• 1985. Rotokas Music Primer, Summer Institute of Linguistics, Ukarumpa, Papua New Guinea
  • 2000. Sing-Sing: Communal Singing and Dancing of New Guinea Peoples. Christchurch: University of Canterbury Macmillan Brown Centre for Pacific Studies.
  • 2001. Melodic Perception and Analysis Revised. Auckland: St. Albans Print 1979 Ltd.
  • 2006. Melodic Perception and Analysis Revised. Lansdale, PA: Virginia Whitney.
  • ———, trans. 1978, Information on the Marimba, English translation of Noticias sobre la Marimba, by David Vela. Auckland: Institute Press.
  • Bee, Darlene, and ———, trans., with Imaaqo and Maaroni. 1980, The New Testament in Usarufa. South Holland, IL: Park Press.


  • 1957. “The Marimba Comes into Its Own.” Music Journal (May–June).
  • 1959. “Made in Guatemala.” American Record Guide (May).
  • 1959. “The Marimba.” International Musician (November).
  • 1961. “The Differences Among Xylophone, Marimba, Vibraphone.” The Instrumentalist (June), 68.
  • 1962. “Pioneering the Marimba.” Music Journal (September).
  • 1963. “The Language of Hymns.” Practical Anthropology 10 (6).
  • 1963. “Defining the Marimba and the Xylophone Inter-Culturally.” Percussionist 1 (1).
  • 1963. “Mallet Position with 2 Mallets.” Percussionist10 (2).
  • 1963. “4-Mallet Technique.” Percussionist 10 (2).
  • 1964. “The Marimba, A Challenge to Composers (Part 1).” The Ludwig Drummer 4 (1).
  • 1964. “The Marimba, A Challenge to Composers (Part 2).” The Ludwig Drummer 4 (2).
  • 1964. “Pioneering the Marimba.” Percussive Notes (December).
  • 1966. “Correspondence Re Ethnic Hymnody.” The Bible Translator. 17 (2).
  • 1966. “Song Structure of a New Guinea Highlands Tribe.” Ethnomusicology 10 (3):285–97.
  • 1967. “The Voice of Music.” New Guinea Informant, April, Summer Institute of Linguistics, Ukarumpa, Papua New Guinea.
  • 1968. “Managalasi Mourning Songs.” Ethnomusicology 12 (3):415–18.
  • 1969. “An Investigation of the Singing Styles of the Dunas.” Oceania 39 (3):218–30.
  • 1970. “Psalms, Hymns and Spiritual Songs.” (Wycliffe Bible Translators) Translation 5 (3).
  • 1971. “The Marimba and the Xylophone.” The School Musicican (February).
  • 1971. “Let the New Guineans Sing.” Sharing, October, Summer Institute of Linguistics, Ukarumpa, Papua New Guinea.
  • 1973. “Music of Papua New Guinea.” Grove’s Dictionary of Music. New York: St. Martin’s.
  • 1977. “Musical Literacy.” READ: The Adult Literacy and Literature Magazine 12 (2–3).
  • 1977. “Musical Literacy.” READ: The Adult Literacy and Literature Magazine 12 (4).
  • 1978. “Musical Literacy.” READ: The Adult Literacy and Literature Magazine 13 (1): 38–39.
  • 1979. “The Christian Musician’s Role within a Cultural Context.” (MS) monograph for Faith and Learning Seminar, Wheaton College, Wheaton, IL.
  • 1980. “Music of Papua New Guinea.” The New Grove Dictionary of Music and Musicians, 14:88–96. London: Macmillan.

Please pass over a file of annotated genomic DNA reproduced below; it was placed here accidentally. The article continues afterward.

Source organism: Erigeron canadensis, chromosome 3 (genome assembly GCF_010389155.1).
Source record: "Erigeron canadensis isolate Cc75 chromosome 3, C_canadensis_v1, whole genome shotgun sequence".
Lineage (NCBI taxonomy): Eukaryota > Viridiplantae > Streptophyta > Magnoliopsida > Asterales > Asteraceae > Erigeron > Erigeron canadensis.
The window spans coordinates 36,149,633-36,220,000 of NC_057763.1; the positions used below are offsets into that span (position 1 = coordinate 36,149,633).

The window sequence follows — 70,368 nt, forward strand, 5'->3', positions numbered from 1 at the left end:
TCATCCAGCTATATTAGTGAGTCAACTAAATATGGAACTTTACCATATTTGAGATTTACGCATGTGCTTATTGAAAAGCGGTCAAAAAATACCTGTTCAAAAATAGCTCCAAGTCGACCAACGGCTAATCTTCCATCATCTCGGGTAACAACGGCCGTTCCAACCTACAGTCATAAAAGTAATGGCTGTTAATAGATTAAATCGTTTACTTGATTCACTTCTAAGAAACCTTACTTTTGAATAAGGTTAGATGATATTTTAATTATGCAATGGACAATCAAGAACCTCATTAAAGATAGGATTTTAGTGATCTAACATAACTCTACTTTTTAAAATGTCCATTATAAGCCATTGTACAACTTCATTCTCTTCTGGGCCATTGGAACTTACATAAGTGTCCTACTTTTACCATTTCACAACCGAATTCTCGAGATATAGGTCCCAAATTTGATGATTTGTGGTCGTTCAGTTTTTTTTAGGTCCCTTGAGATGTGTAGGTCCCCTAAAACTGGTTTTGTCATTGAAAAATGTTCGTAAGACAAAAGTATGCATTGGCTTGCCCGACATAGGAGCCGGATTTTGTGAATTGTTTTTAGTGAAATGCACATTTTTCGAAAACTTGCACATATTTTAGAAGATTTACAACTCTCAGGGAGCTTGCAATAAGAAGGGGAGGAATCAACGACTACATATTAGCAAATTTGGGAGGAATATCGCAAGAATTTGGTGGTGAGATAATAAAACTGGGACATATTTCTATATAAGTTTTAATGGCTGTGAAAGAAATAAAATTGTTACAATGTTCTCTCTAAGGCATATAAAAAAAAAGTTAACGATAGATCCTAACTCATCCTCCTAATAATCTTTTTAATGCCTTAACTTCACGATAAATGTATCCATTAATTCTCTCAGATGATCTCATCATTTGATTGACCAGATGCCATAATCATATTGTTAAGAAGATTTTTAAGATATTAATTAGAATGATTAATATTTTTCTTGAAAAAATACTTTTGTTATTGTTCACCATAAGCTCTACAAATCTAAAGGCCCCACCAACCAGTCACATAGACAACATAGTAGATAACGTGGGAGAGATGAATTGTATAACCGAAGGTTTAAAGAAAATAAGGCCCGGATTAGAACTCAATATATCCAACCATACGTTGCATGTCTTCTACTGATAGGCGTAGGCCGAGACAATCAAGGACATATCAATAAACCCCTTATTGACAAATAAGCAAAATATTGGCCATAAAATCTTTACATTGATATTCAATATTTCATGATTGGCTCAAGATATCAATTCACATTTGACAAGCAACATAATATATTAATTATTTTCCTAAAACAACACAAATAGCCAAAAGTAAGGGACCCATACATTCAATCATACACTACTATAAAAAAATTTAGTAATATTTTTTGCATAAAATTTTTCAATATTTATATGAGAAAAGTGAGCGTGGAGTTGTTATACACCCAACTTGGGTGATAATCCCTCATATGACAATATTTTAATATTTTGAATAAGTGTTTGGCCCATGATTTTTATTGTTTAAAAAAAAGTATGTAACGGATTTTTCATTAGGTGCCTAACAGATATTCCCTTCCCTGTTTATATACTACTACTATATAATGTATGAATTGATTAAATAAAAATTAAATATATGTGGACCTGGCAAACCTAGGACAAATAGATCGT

• 1980. “Descriptive Linguistics and the Ethnomusicologist.” Wheaton College Scholastic Honor Society Reports, 83. Wheaton, IL.
  • 1981. Review of “Sound-producing Instruments in Traditional Society: A Study of Esoteric Instruments and their Role in Male-Female Relations.” 1981 Yearbook for Traditional Music, 21–23. Port Moresby: Institute of Papua New Guinea Studies.
  • 1982. Review of “Ethnomusicology: Pacific Issue.” The Journal of the Polynesian Society, 91: 311–13.
  • 1983. Review of Music of Oceania: Papua New Guinea: The Middle Sepik. Musicaphon disc no. BM 30 SL 2700, and Music of Oceania: Papua New Guinea: The Iatmul of Papua Niugini, Musicaphon disc no. BM 30 SL 2701, Institute for Musicology of the University of Basle. The Journal of the Polynesian Society 2:145–47.
  • 1984. “Guidelines for Developing a Hymnody in the Indigenous Church.” (Summer Institute of Linguistics) Accent on Anthropology, March.
  • 1984. Review of Bikmaus: A Quarterly Journal of Papua New Guinea Affairs, Ideas and Arts. (Institute of Papua New Guinea Studies)1984 Yearbook of Traditional Music, 132–33.
  • 1984. “Spare Them Western Music!” Evangelical Missions Quarterly 20:30–35.
  • 1985. “Music in Cross-Cultural Communication.” (Summer Institute of Linguistics) Notes on Anthropology 1, 12–14.
  • 1985. “Practicing Hints.” In Master Technique Builders for Vibraphone and Marimba, ed. Anthony Cirone, 73–75. Miami: Belwyn Mills.
  • 1986. “Music as Discourse.” Word; Journal of the International Linguistic Association 37 (1–2): 135–139.
  • 1987. “Lost in Music.” The Market Place: The International Magazine for Papua New Guinea.
  • 1988. “Documenting Papua New Guinea Legends.” READ: The Adult Literacy and Literature Magazine 23 (2): 30.
  • 1989. “I Remember When….” The Three Arts Club of Chicago, 75th Anniversary Special, Vol.2, No.1, March Chicago
  • 1994. “The Eastern Highlands.” In Universe of Music History, ed. Richard Moyle. Auckland: University of Auckland Press.
  • 1995. “Cultural Change and Music Literacy.” Occasional Papers in Pacific Ethnomusicology 4, Anthropology Dept., University of Auckland.
  • 1995. “March 6.” Stones of Remembrance (devotional calendar), 65. Wheaton, IL: Wheaton College.
  • 1996. “Melanesia.” In Music Cultures of the Pacific, the Near East, and Asia, 3rd ed., 14. Upper Saddle River, NJ: Prentice Hall.
  • 1996. “Perseverance and Patience.” (Summer Institute of Linguistics) EM News 5 (1): 1–2.